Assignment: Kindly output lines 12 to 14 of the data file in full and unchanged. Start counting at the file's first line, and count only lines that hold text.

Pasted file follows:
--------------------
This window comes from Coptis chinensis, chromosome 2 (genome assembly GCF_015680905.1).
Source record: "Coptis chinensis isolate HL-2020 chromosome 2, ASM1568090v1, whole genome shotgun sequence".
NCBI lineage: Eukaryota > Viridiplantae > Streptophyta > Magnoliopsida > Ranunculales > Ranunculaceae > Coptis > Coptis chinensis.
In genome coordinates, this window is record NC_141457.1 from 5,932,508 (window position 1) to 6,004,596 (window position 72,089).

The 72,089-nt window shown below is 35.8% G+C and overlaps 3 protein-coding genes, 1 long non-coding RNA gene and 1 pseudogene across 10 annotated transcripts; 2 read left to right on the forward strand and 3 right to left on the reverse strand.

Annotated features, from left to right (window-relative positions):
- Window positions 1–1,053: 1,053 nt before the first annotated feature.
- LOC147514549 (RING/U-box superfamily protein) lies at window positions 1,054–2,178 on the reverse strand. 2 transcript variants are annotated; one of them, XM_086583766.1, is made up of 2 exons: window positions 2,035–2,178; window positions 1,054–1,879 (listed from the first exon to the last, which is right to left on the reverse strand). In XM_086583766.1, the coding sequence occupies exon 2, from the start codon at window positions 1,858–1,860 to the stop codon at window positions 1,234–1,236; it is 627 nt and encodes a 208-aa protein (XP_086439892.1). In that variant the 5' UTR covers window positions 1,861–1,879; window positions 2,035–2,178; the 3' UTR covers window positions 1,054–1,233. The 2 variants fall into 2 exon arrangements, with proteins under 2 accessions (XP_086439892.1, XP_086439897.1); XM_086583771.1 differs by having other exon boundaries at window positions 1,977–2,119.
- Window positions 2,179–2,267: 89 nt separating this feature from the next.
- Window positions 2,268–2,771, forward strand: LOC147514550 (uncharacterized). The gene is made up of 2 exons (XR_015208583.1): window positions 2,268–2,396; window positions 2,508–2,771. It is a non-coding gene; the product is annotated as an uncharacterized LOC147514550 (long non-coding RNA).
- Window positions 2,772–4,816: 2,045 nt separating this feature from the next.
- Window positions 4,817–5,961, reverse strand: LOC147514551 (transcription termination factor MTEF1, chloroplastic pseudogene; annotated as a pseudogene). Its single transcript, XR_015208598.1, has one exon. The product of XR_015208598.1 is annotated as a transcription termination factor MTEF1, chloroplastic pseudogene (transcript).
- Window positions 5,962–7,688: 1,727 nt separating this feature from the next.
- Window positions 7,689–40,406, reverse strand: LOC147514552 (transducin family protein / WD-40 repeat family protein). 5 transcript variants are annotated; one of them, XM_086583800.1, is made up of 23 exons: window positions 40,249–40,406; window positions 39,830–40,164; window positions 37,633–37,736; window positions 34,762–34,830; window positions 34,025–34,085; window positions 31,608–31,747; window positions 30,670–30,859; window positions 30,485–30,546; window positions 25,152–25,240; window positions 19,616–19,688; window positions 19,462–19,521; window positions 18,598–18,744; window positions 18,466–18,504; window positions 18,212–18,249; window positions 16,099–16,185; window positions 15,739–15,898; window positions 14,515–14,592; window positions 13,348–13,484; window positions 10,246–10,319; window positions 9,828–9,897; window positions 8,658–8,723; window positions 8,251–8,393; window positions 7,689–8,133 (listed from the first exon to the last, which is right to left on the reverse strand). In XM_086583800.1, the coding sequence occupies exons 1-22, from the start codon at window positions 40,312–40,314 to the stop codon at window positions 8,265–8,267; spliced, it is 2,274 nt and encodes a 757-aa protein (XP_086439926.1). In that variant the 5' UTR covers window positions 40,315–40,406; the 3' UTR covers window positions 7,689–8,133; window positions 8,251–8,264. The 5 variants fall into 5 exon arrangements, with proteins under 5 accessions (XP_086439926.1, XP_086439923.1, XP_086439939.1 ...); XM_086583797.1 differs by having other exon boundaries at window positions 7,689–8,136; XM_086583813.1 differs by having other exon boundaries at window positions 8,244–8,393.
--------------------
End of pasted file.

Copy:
- Window positions 4,817–5,961, reverse strand: LOC147514551 (transcription termination factor MTEF1, chloroplastic pseudogene; annotated as a pseudogene). Its single transcript, XR_015208598.1, has one exon. The product of XR_015208598.1 is annotated as a transcription termination factor MTEF1, chloroplastic pseudogene (transcript).
- Window positions 5,962–7,688: 1,727 nt separating this feature from the next.
- Window positions 7,689–40,406, reverse strand: LOC147514552 (transducin family protein / WD-40 repeat family protein). 5 transcript variants are annotated; one of them, XM_086583800.1, is made up of 23 exons: window positions 40,249–40,406; window positions 39,830–40,164; window positions 37,633–37,736; window positions 34,762–34,830; window positions 34,025–34,085; window positions 31,608–31,747; window positions 30,670–30,859; window positions 30,485–30,546; window positions 25,152–25,240; window positions 19,616–19,688; window positions 19,462–19,521; window positions 18,598–18,744; window positions 18,466–18,504; window positions 18,212–18,249; window positions 16,099–16,185; window positions 15,739–15,898; window positions 14,515–14,592; window positions 13,348–13,484; window positions 10,246–10,319; window positions 9,828–9,897; window positions 8,658–8,723; window positions 8,251–8,393; window positions 7,689–8,133 (listed from the first exon to the last, which is right to left on the reverse strand). In XM_086583800.1, the coding sequence occupies exons 1-22, from the start codon at window positions 40,312–40,314 to the stop codon at window positions 8,265–8,267; spliced, it is 2,274 nt and encodes a 757-aa protein (XP_086439926.1). In that variant the 5' UTR covers window positions 40,315–40,406; the 3' UTR covers window positions 7,689–8,133; window positions 8,251–8,264. The 5 variants fall into 5 exon arrangements, with proteins under 5 accessions (XP_086439926.1, XP_086439923.1, XP_086439939.1 ...); XM_086583797.1 differs by having other exon boundaries at window positions 7,689–8,136; XM_086583813.1 differs by having other exon boundaries at window positions 8,244–8,393.